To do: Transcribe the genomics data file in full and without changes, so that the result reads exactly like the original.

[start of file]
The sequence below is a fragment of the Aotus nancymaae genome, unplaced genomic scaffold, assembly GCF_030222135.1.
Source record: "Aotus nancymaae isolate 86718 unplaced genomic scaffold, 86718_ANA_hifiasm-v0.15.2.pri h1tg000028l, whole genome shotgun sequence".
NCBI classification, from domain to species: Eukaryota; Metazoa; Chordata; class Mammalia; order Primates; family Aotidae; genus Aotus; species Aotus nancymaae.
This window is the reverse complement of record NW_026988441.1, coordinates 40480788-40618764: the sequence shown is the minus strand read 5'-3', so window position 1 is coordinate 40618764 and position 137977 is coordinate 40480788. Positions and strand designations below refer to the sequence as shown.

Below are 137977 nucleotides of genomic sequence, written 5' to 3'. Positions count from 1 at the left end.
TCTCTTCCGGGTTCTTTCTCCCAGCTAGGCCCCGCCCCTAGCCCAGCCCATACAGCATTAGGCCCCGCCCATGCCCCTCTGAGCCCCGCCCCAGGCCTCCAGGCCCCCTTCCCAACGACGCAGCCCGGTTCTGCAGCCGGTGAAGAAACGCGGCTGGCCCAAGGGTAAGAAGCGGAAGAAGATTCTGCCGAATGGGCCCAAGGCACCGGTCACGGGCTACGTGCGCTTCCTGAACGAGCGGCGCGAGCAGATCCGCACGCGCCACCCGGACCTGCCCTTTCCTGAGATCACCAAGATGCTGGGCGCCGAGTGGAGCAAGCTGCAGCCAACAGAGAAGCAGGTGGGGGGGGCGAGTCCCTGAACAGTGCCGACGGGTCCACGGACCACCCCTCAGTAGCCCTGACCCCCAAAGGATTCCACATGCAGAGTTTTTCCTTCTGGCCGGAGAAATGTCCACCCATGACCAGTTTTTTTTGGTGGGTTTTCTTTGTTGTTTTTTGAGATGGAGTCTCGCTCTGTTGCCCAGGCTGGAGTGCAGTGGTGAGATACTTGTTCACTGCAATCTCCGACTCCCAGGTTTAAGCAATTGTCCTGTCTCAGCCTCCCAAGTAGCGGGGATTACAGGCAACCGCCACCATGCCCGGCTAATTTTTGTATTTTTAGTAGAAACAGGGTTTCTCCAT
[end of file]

The sequence below is a fragment of the Aotus nancymaae genome, unplaced genomic scaffold, assembly GCF_030222135.1.
Source record: "Aotus nancymaae isolate 86718 unplaced genomic scaffold, 86718_ANA_hifiasm-v0.15.2.pri h1tg000028l, whole genome shotgun sequence".
NCBI classification, from domain to species: Eukaryota; Metazoa; Chordata; class Mammalia; order Primates; family Aotidae; genus Aotus; species Aotus nancymaae.
This window is the reverse complement of record NW_026988441.1, coordinates 40480788-40618764: the sequence shown is the minus strand read 5'-3', so window position 1 is coordinate 40618764 and position 137977 is coordinate 40480788. Positions and strand designations below refer to the sequence as shown.

Below are 137977 nucleotides of genomic sequence, written 5' to 3'. Positions count from 1 at the left end.
TCTCTTCCGGGTTCTTTCTCCCAGCTAGGCCCCGCCCCTAGCCCAGCCCATACAGCATTAGGCCCCGCCCATGCCCCTCTGAGCCCCGCCCCAGGCCTCCAGGCCCCCTTCCCAACGACGCAGCCCGGTTCTGCAGCCGGTGAAGAAACGCGGCTGGCCCAAGGGTAAGAAGCGGAAGAAGATTCTGCCGAATGGGCCCAAGGCACCGGTCACGGGCTACGTGCGCTTCCTGAACGAGCGGCGCGAGCAGATCCGCACGCGCCACCCGGACCTGCCCTTTCCTGAGATCACCAAGATGCTGGGCGCCGAGTGGAGCAAGCTGCAGCCAACAGAGAAGCAGGTGGGGGGGGCGAGTCCCTGAACAGTGCCGACGGGTCCACGGACCACCCCTCAGTAGCCCTGACCCCCAAAGGATTCCACATGCAGAGTTTTTCCTTCTGGCCGGAGAAATGTCCACCCATGACCAGTTTTTTTTGGTGGGTTTTCTTTGTTGTTTTTTGAGATGGAGTCTCGCTCTGTTGCCCAGGCTGGAGTGCAGTGGTGAGATACTTGTTCACTGCAATCTCCGACTCCCAGGTTTAAGCAATTGTCCTGTCTCAGCCTCCCAAGTAGCGGGGATTACAGGCAACCGCCACCATGCCCGGCTAATTTTTGTATTTTTAGTAGAAACAGGGTTTCTCCAT